The -mca switch
allows the passing of parameters to various MCA (Modular Component Architecture)
modules. MCA modules have direct impact on MPI programs because they allow
tunable parameters to be set at run time (such as which BTL communication
device driver to use, what parameters to pass to that BTL, etc.).
switch takes two arguments: <key> and <value>. The <key> argument generally specifies
which MCA module will receive the value. For example, the <key> "btl" is used
to select which BTL to be used for transporting MPI messages. The <value>
argument is the value that is passed. For example:
- mpirun -mca btl tcp,self
-np 1 foo
- Tells Open MPI to use the "tcp" and "self" BTLs, and to run a
single copy of "foo" an allocated node.
- mpirun -mca btl self -np 1 foo
Open MPI to use the "self" BTL, and to run a single copy of "foo" an allocated
The -mca switch can be used multiple times to specify different <key>
and/or <value> arguments. If the same <key> is specified more than once, the
<value>s are concatenated with a comma (",") separating them.
Note that the
-mca switch is simply a shortcut for setting environment variables. The same
effect may be accomplished by setting corresponding environment variables
before running mpirun. The form of the environment variables that Open MPI
Thus, the -mca switch overrides any previously set environment variables.
The -mca settings similarly override MCA parameters set in the $OPAL_PREFIX/etc/openmpi-mca-params.conf
or $HOME/.openmpi/mca-params.conf file.
Unknown <key> arguments are still set
as environment variable -- they are not checked (by mpirun) for correctness.
Illegal or incorrect <value> arguments may or may not be reported -- it depends
on the specific MCA module.
To find the available component types under
the MCA architecture, or to find the available parameters for a specific
component, use the ompi_info command. See the ompi_info(1) man page for
detailed information on the command.
There is no standard definition
for what mpirun should return as an exit status. After considerable discussion,
we settled on the following method for assigning the mpirun exit status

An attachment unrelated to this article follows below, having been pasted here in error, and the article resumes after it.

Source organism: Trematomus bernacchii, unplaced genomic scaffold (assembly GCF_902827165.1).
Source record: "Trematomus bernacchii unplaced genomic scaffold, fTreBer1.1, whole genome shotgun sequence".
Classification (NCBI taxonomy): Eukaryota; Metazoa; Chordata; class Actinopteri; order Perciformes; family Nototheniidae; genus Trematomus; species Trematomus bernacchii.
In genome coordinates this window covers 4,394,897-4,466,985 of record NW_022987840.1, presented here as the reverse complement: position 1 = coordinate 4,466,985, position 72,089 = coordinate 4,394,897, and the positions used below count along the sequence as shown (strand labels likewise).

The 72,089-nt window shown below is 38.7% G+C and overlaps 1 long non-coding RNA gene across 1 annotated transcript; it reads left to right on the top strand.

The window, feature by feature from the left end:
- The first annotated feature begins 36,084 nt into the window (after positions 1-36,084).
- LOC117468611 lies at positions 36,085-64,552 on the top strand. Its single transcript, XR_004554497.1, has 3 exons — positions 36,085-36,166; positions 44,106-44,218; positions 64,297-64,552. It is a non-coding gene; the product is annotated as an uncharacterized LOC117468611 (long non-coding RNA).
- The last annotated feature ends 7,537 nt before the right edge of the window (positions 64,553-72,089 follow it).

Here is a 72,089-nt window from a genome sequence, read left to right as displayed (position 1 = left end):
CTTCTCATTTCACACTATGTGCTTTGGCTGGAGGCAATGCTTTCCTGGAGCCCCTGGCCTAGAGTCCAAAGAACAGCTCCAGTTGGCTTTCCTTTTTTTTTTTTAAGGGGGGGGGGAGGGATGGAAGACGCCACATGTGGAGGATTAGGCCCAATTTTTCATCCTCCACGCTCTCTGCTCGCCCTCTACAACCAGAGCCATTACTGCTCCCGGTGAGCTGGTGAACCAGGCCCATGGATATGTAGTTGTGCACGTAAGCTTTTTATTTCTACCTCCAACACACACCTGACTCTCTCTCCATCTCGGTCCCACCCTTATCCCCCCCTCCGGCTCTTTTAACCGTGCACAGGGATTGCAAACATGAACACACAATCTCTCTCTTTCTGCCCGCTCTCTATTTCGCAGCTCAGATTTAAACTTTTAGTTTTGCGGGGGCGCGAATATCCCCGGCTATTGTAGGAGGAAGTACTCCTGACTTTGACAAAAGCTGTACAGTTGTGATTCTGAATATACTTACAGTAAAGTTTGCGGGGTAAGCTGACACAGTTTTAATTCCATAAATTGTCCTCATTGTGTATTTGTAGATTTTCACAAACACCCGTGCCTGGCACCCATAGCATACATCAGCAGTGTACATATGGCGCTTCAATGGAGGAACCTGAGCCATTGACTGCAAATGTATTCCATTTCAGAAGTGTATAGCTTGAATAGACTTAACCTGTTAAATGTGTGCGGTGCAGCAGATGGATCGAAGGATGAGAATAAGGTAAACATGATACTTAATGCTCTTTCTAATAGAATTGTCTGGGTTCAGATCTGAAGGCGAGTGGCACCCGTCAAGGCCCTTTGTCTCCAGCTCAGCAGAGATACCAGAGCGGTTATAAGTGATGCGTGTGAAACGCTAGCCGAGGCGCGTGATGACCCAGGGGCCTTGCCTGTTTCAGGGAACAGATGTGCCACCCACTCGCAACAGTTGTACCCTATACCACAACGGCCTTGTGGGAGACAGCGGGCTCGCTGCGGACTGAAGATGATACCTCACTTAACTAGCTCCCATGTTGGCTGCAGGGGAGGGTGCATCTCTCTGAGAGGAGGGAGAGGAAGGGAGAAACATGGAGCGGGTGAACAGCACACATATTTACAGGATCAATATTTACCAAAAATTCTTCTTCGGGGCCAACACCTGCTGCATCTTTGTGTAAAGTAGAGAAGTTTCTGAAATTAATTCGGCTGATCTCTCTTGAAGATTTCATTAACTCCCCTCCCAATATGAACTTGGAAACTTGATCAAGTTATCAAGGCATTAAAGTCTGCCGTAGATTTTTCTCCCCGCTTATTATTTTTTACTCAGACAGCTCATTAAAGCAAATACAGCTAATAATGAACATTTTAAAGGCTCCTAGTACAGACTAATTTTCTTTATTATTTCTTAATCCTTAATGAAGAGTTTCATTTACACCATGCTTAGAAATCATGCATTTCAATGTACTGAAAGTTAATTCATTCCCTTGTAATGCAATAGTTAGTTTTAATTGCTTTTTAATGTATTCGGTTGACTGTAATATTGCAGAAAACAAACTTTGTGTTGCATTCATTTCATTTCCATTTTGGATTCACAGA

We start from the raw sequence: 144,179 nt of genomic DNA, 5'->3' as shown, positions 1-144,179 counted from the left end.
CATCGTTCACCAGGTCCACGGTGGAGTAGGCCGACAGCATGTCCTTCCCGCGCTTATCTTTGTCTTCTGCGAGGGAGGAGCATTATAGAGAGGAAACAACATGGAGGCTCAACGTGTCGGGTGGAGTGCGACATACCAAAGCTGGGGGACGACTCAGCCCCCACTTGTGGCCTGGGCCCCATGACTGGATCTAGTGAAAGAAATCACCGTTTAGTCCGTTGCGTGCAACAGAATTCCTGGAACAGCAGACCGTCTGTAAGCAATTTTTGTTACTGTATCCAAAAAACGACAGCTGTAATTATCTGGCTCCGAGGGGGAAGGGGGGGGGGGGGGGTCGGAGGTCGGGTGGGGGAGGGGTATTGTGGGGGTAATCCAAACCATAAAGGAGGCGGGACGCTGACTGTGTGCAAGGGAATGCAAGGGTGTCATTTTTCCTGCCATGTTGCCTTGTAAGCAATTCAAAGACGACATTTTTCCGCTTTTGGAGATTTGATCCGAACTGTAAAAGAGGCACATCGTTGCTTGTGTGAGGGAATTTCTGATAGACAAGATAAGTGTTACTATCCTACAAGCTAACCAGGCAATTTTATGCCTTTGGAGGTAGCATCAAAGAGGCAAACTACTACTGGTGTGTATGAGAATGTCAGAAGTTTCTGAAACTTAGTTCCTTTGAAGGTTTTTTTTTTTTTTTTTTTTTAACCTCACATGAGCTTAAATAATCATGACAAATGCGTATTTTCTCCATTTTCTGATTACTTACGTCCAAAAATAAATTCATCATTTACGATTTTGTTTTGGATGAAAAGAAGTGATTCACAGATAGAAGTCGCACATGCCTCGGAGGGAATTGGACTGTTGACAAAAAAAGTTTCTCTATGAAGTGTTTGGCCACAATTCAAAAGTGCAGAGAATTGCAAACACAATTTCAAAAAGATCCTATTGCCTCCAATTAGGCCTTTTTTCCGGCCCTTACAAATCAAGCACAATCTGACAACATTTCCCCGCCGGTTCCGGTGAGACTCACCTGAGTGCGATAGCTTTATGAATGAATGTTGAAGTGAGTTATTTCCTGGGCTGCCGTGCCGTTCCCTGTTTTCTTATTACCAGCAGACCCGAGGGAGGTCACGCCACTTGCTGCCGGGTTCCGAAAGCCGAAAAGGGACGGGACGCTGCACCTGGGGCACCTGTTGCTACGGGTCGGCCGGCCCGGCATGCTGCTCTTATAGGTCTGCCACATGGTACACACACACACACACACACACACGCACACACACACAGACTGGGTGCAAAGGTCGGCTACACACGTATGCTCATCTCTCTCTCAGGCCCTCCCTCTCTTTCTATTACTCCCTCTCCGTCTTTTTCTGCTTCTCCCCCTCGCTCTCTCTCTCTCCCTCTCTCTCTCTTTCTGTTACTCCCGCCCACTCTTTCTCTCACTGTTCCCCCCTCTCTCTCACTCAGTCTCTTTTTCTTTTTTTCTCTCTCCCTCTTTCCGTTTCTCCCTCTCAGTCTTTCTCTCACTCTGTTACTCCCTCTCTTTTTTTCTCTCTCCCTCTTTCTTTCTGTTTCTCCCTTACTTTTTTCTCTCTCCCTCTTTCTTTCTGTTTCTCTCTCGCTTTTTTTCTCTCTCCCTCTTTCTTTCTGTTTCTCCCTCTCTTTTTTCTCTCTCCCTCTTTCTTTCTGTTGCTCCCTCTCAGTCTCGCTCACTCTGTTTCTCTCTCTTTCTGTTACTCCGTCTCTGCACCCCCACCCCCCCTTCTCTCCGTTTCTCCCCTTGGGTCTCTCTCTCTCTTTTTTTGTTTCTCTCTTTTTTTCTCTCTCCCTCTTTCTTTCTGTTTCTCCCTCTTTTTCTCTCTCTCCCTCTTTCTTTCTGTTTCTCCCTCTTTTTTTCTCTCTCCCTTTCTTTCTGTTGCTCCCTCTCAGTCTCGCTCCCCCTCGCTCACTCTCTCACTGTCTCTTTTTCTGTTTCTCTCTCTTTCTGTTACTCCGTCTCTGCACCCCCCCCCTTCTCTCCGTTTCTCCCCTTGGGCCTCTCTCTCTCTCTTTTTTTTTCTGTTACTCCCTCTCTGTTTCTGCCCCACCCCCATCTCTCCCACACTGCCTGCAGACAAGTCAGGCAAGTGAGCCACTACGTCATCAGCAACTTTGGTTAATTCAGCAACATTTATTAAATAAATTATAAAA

(note: in the following description, the "primary" job is the initial application
started by mpirun - all jobs that are spawned by that job are designated
- if all processes in the primary job normally terminate
with exit status 0, we return 0
- if one or more processes in the primary
job normally terminate with non-zero exit status, we return the exit status
of the process with the lowest MPI_COMM_WORLD rank to have a non-zero status
- if all processes in the primary job normally terminate with exit status
0, and one or more processes in a secondary job normally terminate with
non-zero exit status, we (a) return the exit status of the process with
the lowest MPI_COMM_WORLD rank in the lowest jobid to have a non-zero status,
and (b) output a message summarizing the exit status of the primary and
all secondary jobs.
- if the cmd line option --report-child-jobs-separately
is set, we will return -only- the exit status of the primary job. Any non-zero
exit status in secondary jobs will be reported solely in a summary print
By default, OMPI records and notes that MPI processes exited
with non-zero termination status. This is generally not considered an "abnormal
termination" - i.e., OMPI will not abort an MPI job if one or more processes
return a non-zero status. Instead, the default behavior simply reports the
number of processes terminating with non-zero status upon completion of
However, in some cases it can be desirable to have the job abort
when any process terminates with non-zero status. For example, a non-MPI job
might detect a bad result from a calculation and want to abort, but doesn’t
want to generate a core file. Or an MPI job might continue past a call to
MPI_Finalize, but indicate that all processes should abort due to some
It is not anticipated that this situation will occur frequently.
However, in the interest of serving the broader community, OMPI now has
a means for allowing users to direct that jobs be aborted upon any process
exiting with non-zero status. Setting the MCA parameter "orte_abort_on_non_zero_status"
to 1 will cause OMPI to abort all processes once any process exits with
Terminations caused in this manner will be reported on the console as
an "abnormal termination", with the first process to so exit identified
along with its exit status.
Be sure also to see the examples
throughout the sections above.
mpirun returns 0 if all processes started by mpirun exit
after calling MPI_FINALIZE. A non-zero value is returned if an internal
error occurred in mpirun, or one or more processes exited before calling
MPI_FINALIZE. If an internal error occurred in mpirun, the corresponding
error code is returned. In the event that one or more processes exit before
calling MPI_FINALIZE, the return value of the MPI_COMM_WORLD rank of the
process that mpirun first notices died before calling MPI_FINALIZE will
be returned. Note that, in general, this will be the first process that
died but is not guaranteed to be so.
- mpirun -np 4 -mca btl ib,tcp,self prog1
4 copies of prog1 using the "ib", "tcp", and "self" BTL’s for the transport
of MPI messages.
- mpirun -np 4 -mca btl tcp,sm,self
--mca btl_tcp_if_include eth0 prog1
Run 4 copies of prog1 using the "tcp", "sm" and "self" BTLs for the transport
of MPI messages, with TCP using only the eth0 interface to communicate.
Note that other BTLs have similar if_include MCA parameters.